40 patients with premenstrual symptoms were randomly allocated to receive placebo patches or active treatment with transdermal oestradiol patches (2 x 100 micrograms) to suppress ovulation. Norethisterone 5 mg was given in each group from day 19-26 of the cycle to ensure a regular withdrawal bleed. Treatment was for 6 months with crossover at 3 months. Patients completed the Moos menstrual distress questionnaire (MDQ) and the premenstrual distress questionnaire (PDQ) daily throughout the study. 5 patients withdrew, 4 because of skin reactions and 1 because of considerable improvement with initial (active) treatment. After 3 months, both groups showed improvement in MDQ and PDQ scores. In general, between 3 and 6 months, patients who switched from active treatment to placebo had deteriorating scores while patients who switched from placebo to active treatment maintained or improved upon their initial gains. Significant improvements occurred after changing to active treatment in five of six negative MDQ symptom clusters and in six of ten PDQ symptoms.
"At the higher doses of 600–800 mg per day required to suppress ovulation, danazol is associated with side effects such as weight gain, mood changes, fluid retention and acne. High-dose transdermal estradiol 200 mcg provided via patch can prevent ovulation and reduce symptoms of PMS (Watson et al., 1989). However, this high-dose estrogen therapy with cyclic low-dose progestin supplementation for the last 7 days of the cycle has not been clearly demonstrated to eliminate the risk of endometrial hyperplasia associated with estrogen administration. "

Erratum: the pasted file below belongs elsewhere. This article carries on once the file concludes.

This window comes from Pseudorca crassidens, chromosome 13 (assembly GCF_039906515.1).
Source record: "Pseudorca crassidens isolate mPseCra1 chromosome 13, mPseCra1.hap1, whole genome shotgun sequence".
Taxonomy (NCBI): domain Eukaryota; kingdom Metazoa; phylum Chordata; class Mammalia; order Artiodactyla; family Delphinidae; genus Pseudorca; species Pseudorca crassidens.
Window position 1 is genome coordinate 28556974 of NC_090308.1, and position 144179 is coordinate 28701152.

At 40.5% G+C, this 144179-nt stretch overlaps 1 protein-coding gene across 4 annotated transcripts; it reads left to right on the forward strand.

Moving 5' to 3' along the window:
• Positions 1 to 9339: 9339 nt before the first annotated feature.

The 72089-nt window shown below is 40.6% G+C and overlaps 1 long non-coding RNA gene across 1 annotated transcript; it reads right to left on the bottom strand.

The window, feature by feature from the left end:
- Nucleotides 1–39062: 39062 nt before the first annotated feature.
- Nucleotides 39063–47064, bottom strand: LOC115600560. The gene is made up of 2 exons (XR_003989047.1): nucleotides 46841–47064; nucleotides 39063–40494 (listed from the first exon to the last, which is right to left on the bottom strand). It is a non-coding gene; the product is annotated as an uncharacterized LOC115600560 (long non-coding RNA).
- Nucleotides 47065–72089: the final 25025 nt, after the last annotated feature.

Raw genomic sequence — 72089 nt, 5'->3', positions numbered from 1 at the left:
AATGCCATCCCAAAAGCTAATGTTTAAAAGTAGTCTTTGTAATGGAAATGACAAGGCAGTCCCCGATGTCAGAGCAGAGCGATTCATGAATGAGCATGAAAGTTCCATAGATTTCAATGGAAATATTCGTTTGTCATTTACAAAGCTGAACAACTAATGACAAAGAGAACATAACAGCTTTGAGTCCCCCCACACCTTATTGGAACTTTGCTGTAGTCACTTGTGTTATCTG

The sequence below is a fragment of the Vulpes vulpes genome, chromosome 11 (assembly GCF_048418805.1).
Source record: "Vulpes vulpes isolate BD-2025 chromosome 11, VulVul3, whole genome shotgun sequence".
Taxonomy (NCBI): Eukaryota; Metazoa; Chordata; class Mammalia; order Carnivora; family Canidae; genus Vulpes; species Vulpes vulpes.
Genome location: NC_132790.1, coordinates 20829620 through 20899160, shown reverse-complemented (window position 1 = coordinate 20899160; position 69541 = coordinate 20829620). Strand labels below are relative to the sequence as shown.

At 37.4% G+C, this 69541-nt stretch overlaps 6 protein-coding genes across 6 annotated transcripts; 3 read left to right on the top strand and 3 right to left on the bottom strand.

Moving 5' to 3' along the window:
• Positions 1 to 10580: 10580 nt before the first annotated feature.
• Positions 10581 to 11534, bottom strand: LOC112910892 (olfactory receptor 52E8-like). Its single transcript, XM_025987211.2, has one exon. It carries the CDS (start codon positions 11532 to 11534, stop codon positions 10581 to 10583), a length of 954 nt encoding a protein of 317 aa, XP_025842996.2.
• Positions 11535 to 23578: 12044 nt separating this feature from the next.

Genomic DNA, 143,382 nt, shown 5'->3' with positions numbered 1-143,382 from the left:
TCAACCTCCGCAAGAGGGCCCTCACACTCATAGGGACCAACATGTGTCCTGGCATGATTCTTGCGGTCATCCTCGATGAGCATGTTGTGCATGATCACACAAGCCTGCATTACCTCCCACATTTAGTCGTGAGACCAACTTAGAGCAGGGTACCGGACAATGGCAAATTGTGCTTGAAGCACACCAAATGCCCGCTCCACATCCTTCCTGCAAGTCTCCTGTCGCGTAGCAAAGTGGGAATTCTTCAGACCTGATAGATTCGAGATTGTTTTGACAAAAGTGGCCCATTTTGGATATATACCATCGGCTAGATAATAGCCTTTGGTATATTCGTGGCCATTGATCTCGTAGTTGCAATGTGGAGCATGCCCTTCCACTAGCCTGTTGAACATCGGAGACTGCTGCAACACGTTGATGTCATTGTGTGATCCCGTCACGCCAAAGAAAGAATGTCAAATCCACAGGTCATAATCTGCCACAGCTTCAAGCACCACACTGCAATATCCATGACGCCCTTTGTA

[Show abstract][Hide abstract] ABSTRACT: Severe premenstrual syndrome (PMS) and, more recently, premenstrual dysphoric disorder (PMDD) have been studied extensively over the last 20 years. The defining criteria for diagnosis of the disorders according to the American College of Obstetricians and Gynecologists (ACOG) include at least one moderate to severe mood symptom and one physical symptom for the diagnosis of PMS and by DSM IV criteria a total of 5 symptoms with 1 severe mood symptom for the diagnosis of PMDD. There must be functional impairment attributed to the symptoms. The symptoms must be present for one to two weeks premenstrually with relief by day 4 of menses and should be documented prospectively for at least two cycles using a daily rating form. Nonpharmacologic management with some evidence for efficacy include cognitive behavioral relaxation therapy, aerobic exercise, as well as calcium, magnesium, vitamin B(6) L-tryptophan supplementation or a complex carbohydrate drink. Pharmacologic management with at least ten randomized controlled trials to support efficacy include selective serotonin reuptake inhibitors administered daily or premenstrually and serotonergic tricyclic antidepressants. Anxiolytics and potassium sparing diuretics have demonstrated mixed results in the literature. Hormonal therapy is geared towards producing anovulation. There is good clinical evidence for GnRH analogs with addback hormonal therapy, danocrine, and estradiol implants or patches with progestin to protect the endometrium. Oral contraceptive pills prevent ovulation and should be effective for the treatment of PMS/PMDD. However, limited evidence does not support efficacy for oral contraceptive agents containing progestins derived from 19-nortestosterone. The combination of the estrogen and progestin may produce symptoms similar to PMS, such as water retention and irritability. There is preliminary evidence that a new oral contraceptive pill containing low-dose estrogen and the progestin drospirenone, a spironolactone analog, instead of a 19-nortestosterone derivative can reduce symptoms of water retention and other side effects related to estrogen excess. The studies are in progress, however, preliminary evidence suggests that the drospirenone-containing pill called Yasmin may be effective the treatment of PMDD.